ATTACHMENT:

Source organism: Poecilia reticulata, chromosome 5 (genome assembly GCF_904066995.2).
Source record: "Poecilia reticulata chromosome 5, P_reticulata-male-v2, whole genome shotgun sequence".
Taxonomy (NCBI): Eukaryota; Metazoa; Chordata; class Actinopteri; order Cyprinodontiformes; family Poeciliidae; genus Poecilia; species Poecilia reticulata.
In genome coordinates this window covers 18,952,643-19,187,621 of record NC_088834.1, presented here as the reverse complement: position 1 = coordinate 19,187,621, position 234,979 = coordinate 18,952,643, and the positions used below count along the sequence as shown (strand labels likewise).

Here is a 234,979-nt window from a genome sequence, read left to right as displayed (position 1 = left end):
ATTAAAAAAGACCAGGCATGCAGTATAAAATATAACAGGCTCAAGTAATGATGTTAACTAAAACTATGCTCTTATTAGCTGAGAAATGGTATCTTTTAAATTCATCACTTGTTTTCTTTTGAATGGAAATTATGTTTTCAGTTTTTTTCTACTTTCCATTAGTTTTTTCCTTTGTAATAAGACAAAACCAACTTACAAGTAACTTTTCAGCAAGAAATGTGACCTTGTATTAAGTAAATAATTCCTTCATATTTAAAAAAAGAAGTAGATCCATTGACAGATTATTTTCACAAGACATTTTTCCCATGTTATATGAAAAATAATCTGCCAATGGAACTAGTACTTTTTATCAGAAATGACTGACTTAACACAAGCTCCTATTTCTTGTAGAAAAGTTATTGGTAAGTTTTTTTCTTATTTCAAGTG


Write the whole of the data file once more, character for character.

Source organism: Poecilia reticulata, chromosome 5 (genome assembly GCF_904066995.2).
Source record: "Poecilia reticulata chromosome 5, P_reticulata-male-v2, whole genome shotgun sequence".
Taxonomy (NCBI): Eukaryota; Metazoa; Chordata; class Actinopteri; order Cyprinodontiformes; family Poeciliidae; genus Poecilia; species Poecilia reticulata.
In genome coordinates this window covers 18,952,643-19,187,621 of record NC_088834.1, presented here as the reverse complement: position 1 = coordinate 19,187,621, position 234,979 = coordinate 18,952,643, and the positions used below count along the sequence as shown (strand labels likewise).

Here is a 234,979-nt window from a genome sequence, read left to right as displayed (position 1 = left end):
ATTAAAAAAGACCAGGCATGCAGTATAAAATATAACAGGCTCAAGTAATGATGTTAACTAAAACTATGCTCTTATTAGCTGAGAAATGGTATCTTTTAAATTCATCACTTGTTTTCTTTTGAATGGAAATTATGTTTTCAGTTTTTTTCTACTTTCCATTAGTTTTTTCCTTTGTAATAAGACAAAACCAACTTACAAGTAACTTTTCAGCAAGAAATGTGACCTTGTATTAAGTAAATAATTCCTTCATATTTAAAAAAAGAAGTAGATCCATTGACAGATTATTTTCACAAGACATTTTTCCCATGTTATATGAAAAATAATCTGCCAATGGAACTAGTACTTTTTATCAGAAATGACTGACTTAACACAAGCTCCTATTTCTTGTAGAAAAGTTATTGGTAAGTTTTTTTCTTATTTCAAGTG